Launched in 2005, WellesleyWeston Magazine is a quarterly publication tailored to Wellesley and Weston residents and edited to enrich the experience of living in two of Massachusetts' most desirable communities.
Issue link: http://wellesleywestonmagazine.epubxp.com/i/506487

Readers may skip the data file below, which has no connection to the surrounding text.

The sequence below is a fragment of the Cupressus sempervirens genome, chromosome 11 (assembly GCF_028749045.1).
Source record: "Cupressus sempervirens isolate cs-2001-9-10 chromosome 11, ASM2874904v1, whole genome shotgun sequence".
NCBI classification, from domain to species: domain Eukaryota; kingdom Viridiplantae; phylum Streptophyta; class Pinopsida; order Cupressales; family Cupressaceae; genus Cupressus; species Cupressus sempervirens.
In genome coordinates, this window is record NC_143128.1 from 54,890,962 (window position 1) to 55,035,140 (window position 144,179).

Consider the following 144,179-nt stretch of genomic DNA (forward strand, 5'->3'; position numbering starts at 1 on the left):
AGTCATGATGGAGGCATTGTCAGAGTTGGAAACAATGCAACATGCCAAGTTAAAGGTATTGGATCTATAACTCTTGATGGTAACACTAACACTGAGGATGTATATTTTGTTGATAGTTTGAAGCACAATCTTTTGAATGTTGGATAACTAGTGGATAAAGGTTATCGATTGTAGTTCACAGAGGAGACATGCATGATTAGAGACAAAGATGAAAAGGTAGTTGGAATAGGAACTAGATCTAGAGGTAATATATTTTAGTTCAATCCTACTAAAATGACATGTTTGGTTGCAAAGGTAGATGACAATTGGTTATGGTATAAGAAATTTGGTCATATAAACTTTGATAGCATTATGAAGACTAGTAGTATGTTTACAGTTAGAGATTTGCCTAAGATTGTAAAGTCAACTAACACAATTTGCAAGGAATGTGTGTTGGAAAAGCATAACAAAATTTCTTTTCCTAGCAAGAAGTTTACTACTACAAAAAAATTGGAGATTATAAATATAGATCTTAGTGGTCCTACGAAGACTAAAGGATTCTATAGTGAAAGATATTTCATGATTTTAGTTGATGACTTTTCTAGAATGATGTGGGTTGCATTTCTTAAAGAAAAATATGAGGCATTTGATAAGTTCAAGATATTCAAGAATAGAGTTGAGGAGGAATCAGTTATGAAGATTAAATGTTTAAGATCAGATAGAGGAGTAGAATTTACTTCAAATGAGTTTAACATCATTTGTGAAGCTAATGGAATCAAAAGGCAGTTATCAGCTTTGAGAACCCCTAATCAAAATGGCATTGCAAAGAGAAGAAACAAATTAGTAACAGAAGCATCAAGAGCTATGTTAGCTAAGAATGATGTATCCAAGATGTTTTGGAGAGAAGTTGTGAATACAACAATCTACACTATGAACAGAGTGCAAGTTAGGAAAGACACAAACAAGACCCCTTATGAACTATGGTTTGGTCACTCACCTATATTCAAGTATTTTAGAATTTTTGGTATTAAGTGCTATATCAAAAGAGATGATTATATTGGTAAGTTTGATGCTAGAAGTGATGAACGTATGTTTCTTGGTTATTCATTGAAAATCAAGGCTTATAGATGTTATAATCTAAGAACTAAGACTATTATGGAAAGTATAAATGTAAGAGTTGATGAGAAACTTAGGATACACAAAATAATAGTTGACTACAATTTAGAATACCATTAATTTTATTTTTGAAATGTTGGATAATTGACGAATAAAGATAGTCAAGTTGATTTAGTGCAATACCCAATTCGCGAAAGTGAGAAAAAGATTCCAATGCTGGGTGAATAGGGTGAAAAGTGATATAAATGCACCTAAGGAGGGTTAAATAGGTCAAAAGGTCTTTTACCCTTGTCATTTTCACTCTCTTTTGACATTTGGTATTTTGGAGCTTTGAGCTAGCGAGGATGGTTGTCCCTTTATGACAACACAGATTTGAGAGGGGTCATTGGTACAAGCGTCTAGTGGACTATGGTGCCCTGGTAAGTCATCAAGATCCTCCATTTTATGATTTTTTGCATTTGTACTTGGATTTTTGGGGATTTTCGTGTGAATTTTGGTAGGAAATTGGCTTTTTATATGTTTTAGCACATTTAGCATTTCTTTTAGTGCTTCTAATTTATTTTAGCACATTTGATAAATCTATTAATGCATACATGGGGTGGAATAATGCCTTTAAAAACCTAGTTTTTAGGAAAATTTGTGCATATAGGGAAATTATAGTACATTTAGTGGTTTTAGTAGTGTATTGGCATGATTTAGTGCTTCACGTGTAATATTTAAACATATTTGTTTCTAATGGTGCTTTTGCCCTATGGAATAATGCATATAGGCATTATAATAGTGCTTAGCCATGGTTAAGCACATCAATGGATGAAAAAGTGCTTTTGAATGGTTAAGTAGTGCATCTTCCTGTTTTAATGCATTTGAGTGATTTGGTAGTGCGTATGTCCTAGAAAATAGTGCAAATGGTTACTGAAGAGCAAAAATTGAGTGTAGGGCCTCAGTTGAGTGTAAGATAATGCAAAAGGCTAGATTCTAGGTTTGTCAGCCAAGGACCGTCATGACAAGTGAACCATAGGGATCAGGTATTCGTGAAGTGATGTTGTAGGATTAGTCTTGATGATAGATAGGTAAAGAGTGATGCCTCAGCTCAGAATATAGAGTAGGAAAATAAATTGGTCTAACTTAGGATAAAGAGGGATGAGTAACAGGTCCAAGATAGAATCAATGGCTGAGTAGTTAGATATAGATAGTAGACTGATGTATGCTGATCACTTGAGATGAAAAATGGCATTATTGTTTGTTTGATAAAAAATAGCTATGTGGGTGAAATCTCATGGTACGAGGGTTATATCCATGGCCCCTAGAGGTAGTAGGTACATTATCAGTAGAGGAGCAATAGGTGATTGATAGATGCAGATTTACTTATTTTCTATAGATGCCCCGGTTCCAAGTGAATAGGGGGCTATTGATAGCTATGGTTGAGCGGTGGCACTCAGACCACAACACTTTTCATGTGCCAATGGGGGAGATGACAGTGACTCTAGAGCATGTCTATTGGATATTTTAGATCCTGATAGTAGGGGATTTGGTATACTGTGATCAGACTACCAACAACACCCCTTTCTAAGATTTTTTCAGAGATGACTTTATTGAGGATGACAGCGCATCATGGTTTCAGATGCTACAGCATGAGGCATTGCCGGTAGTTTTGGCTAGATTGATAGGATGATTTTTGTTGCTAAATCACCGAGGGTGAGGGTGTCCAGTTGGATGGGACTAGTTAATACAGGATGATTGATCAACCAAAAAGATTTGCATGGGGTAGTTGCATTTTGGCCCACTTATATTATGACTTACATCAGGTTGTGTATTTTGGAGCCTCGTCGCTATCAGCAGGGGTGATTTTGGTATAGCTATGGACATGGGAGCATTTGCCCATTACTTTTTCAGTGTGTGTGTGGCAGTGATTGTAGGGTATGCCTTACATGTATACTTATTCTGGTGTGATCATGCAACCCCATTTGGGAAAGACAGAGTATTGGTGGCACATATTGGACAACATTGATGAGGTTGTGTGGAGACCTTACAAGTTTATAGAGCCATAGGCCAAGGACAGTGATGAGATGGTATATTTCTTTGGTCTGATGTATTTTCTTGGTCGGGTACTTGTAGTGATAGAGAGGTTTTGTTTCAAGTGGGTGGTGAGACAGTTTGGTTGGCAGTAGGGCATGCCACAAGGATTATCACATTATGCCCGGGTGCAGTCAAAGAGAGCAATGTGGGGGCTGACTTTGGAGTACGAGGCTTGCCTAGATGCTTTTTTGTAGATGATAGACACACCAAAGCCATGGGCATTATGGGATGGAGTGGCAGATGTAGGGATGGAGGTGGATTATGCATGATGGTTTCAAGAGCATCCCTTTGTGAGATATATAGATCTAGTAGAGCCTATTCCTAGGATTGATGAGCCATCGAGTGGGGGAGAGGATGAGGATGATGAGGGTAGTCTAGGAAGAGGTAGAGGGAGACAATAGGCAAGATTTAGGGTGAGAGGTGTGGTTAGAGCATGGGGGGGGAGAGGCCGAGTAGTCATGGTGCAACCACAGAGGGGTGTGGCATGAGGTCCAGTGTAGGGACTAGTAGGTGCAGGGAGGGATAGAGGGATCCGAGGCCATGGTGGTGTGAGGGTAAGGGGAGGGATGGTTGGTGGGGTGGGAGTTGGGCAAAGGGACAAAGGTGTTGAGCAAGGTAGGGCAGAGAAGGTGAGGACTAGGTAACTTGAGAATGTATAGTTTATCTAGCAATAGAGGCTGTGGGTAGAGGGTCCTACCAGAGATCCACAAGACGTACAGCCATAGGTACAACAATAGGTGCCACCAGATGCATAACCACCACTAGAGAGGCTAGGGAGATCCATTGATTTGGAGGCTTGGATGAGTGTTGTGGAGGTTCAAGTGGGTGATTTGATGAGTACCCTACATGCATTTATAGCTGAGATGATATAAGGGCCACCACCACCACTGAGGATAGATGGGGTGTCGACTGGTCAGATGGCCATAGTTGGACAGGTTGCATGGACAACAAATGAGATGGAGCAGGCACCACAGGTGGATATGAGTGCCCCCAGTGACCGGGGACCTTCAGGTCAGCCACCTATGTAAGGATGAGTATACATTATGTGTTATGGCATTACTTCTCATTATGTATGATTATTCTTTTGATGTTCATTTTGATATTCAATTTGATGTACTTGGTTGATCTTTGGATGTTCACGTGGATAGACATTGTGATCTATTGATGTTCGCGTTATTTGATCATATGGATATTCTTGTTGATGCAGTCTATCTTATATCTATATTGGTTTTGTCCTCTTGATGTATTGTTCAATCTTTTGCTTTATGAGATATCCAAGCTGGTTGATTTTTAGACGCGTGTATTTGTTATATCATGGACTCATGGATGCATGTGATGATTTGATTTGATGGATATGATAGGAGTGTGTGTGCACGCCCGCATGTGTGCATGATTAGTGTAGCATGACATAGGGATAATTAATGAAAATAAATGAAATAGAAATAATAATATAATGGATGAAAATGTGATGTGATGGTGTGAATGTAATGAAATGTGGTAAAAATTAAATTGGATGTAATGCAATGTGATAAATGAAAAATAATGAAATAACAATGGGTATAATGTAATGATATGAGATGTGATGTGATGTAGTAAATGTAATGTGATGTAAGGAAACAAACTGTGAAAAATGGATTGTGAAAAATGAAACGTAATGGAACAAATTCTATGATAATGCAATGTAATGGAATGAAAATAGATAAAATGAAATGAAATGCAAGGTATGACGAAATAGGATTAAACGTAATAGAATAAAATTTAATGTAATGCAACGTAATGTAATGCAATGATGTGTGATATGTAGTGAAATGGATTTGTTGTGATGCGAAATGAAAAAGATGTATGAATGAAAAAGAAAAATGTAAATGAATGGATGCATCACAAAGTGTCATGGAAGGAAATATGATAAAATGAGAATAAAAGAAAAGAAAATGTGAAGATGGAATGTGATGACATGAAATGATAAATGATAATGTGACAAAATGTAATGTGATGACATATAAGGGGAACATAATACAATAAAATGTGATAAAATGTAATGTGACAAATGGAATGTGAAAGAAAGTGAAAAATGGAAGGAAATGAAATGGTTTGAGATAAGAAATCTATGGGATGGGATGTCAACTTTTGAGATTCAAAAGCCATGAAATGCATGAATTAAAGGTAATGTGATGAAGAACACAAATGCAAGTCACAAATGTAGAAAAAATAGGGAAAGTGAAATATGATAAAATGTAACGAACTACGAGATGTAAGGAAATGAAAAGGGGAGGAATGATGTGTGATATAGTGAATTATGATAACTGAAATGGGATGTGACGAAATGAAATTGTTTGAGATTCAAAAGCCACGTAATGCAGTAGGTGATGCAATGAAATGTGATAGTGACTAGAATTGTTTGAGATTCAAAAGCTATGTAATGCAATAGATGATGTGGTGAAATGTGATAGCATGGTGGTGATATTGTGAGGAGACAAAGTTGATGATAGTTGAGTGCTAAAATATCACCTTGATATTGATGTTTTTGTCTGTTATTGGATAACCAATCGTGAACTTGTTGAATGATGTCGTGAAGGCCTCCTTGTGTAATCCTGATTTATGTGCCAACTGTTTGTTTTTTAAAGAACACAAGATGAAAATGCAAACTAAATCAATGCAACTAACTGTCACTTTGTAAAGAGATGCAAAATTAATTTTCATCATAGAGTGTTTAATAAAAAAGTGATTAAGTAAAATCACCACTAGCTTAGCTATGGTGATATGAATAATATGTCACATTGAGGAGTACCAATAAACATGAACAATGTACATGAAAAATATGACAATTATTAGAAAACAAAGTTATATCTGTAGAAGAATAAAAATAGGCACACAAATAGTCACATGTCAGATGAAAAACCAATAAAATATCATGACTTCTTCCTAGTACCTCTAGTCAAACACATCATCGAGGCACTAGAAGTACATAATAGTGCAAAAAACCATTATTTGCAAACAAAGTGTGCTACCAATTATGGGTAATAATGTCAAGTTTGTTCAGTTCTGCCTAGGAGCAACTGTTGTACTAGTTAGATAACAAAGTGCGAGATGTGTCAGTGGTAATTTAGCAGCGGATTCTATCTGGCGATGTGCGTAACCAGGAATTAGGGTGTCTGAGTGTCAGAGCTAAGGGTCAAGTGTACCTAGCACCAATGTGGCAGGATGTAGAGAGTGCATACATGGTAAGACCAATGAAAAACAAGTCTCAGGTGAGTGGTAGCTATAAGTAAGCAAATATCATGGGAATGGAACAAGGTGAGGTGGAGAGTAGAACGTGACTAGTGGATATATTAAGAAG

a packed surface for sleighs. The commissioners were paid for their time and for the horses and crew. As automobiles became increasingly common in the early 20th cen- tury, roads were improved and finished with macadam, a hard gravel surface formed by compacting crushed stones and binding them with a bituminous material. The town purchased its first snowplow in 1895 and seven more by 1908. They were housed in a small vehicle storage shed on Golden Ball Road. In 1913, Weston changed to an elected Board of Road Commissioners, and Percy Warren was appointed the first superintendent of streets. The department had no central headquarters until 1953, when a new cement block municipal garage was built. It was enlarged in 1964 and replaced in 2010 by the present building. At the turn of the last century, residents got their water from private wells or one of several private water companies. In 1920, voters debated over whether to purchase the Weston Water Company, a pri- vate organization that had been supplying water to parts of the town since 1896. Opponents argued that if the town went into the business of supplying some of its inhabitants with water, others would naturally demand the same service, at great expense to the town. A lengthy com- mittee report in 1920 recommended that Weston "take now the step it will undoubtedly take some day." The private Weston Water Company, located on Warren Avenue, was acquired in July 1921. With it came the services of Edmund T. Carver, who became superintendent of the new Weston Water Department and held that post until 1946. Over the next two decades, the town spent more than $400,000 improving an obsolete and inade- 86 W e l l e s l e y W e s t o n M a g a z i n e | s u m m e r 2 0 1 5 left: The highway department, now part of the DPW, clears downed trees like this one of North Avenue in 1921; bottom: The private Weston Water Company was established in 1895 on Warren Avenue; background: Resident tosses trash into Weston's sanitary landfill in 1978